[Laughs] No, I was running a music video company and we were doing indie rock videos. The owner came down and said, "Kurt Cobain just killed himself." It had been a strange time, with AIDS and all. There was a lot of rumor and speculation about what was going on with celebrities. I was listening to KROC and it was reported that Michael Stipe had died. And there was this weird thing that they had no confirmation of it. I remember when I heard about Kurt, I didn't necessarily believe it was true. It was the first time I remember using the Internet. This company had the Internet and I'd never really tried to use it. So I decided to go to to the [Associated Press] to check. I literally went back every 10 or 15 minutes to refresh and find the story. It wasn't on radio or TV. For a good two hours, there was nothing. And I was like, "Oh yeah, this is another one of those rumors that isn't going to be true." And then I refreshed again and read, "Body found at Kurt Cobain's house."

Had you known he was in rehab in Los Angeles?

At that point, everyone knew he was doing heroin and that heroin was part of his life. I think that they reported he was in rehab after the fact and the tour was cancelled. They were supposed to be doing Lollapalooza and it had been cancelled. So there was clearly some trouble in the Nirvana camp and Michael's book had come out and Kurt had spoken about the fact that he had done heroin.

So you knew stuff was going on. But like everyone, now, seeing the film and hearing Kurt talk very specifically about killing himself and killing himself the way he did, now it doesn't seem that surprising. But I as a fan, as well as people close to Kurt; they may not have thought he was long for this world. The perception was that he'd OD. I don't think anyone was anticipating he'd commit suicide. I think that you felt there was fragility to his life at that moment, but I don't think anyone was prepared for finding out that he had killed himself.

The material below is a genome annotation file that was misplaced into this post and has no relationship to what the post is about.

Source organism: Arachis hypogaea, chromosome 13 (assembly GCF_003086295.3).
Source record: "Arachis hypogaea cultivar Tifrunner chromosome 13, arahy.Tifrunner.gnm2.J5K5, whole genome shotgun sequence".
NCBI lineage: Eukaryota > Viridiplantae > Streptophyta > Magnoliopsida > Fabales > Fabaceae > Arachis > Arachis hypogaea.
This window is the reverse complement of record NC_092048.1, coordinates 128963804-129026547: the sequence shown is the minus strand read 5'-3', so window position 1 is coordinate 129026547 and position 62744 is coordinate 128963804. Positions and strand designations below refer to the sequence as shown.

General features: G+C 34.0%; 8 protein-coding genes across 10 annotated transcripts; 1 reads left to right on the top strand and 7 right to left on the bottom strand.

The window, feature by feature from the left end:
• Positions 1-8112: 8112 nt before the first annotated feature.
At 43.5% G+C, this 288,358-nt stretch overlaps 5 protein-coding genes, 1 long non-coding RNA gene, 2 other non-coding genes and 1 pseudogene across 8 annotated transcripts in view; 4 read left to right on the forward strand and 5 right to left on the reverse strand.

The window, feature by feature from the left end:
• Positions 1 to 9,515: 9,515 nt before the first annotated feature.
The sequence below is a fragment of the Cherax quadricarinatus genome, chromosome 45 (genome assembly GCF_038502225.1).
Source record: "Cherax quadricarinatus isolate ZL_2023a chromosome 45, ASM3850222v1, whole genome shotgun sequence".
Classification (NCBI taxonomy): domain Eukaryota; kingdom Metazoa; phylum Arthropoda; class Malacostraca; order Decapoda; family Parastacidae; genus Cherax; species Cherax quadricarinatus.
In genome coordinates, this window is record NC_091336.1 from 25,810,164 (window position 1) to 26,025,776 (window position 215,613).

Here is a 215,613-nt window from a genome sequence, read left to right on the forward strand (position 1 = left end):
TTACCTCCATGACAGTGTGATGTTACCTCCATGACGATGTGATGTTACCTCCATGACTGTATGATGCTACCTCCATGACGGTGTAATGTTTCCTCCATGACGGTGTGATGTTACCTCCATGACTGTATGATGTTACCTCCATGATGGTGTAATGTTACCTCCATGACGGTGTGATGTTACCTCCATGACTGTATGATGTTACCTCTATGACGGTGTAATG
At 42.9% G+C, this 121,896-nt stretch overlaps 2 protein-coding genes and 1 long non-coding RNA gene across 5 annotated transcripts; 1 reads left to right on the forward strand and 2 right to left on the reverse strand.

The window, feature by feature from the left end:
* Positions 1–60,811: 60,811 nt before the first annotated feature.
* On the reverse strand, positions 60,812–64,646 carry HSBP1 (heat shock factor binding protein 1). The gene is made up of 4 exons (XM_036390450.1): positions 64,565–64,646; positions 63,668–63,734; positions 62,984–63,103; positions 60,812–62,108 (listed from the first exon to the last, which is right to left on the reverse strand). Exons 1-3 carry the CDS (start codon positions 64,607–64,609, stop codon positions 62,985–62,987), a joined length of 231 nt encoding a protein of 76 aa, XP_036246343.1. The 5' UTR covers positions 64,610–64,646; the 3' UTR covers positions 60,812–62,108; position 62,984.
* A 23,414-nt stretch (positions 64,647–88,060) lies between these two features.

Do you see a legacy for him? I know that's an overused word and very broad, but how do you see he will be perceived in the future and how will the film contribute to that?

My goal with the film is to let people connect to him in a more direct way that isn't clouded by all the other things.

Rumor?

Rumor, conjecture or conspiracy theories or whatever. Or people having a sense of knowing him. So many people make such declarative statements, like "This is who Kurt was," and I think they aren't often correct. So that's one level on it. I think the thing about Kurt is that he embraced outsider culture in a really big way. To say like, "Yeah, I'm an outsider, and not only that, I don't care if the other insiders get me, or buy my records or are interested in what I do at all." He's certainly not the first rebellious figure in popular culture.

But for my generation and people after, it remains a very appealing idea - the notion that you say, "I'm going to do what I want to do." It's pretty clear listening to the tapes that Kurt cared very much about what people thought about what he did. But to say, if you don't like gay people, fuck you and don't buy my record. If you're going to treat women badly, then I don't want you coming to my concert.

Or, as he said in the film, "You can suck my dick and spend $10 on my album."

Yeah. So that's an element that has a lot of appeal. He spoke out. And I think that will always be part of his appeal and for anyone who feels they have an artistic impulse in them that's not seen by others, or that they're part of a community that unfortunately doesn't value art in the same way, or value diversity of thought or opinion, he will continue to have a huge influence on all those people. I hope that this is a project that once and for all, people can look at as his statement of life and they will be able to take something meaningful from it.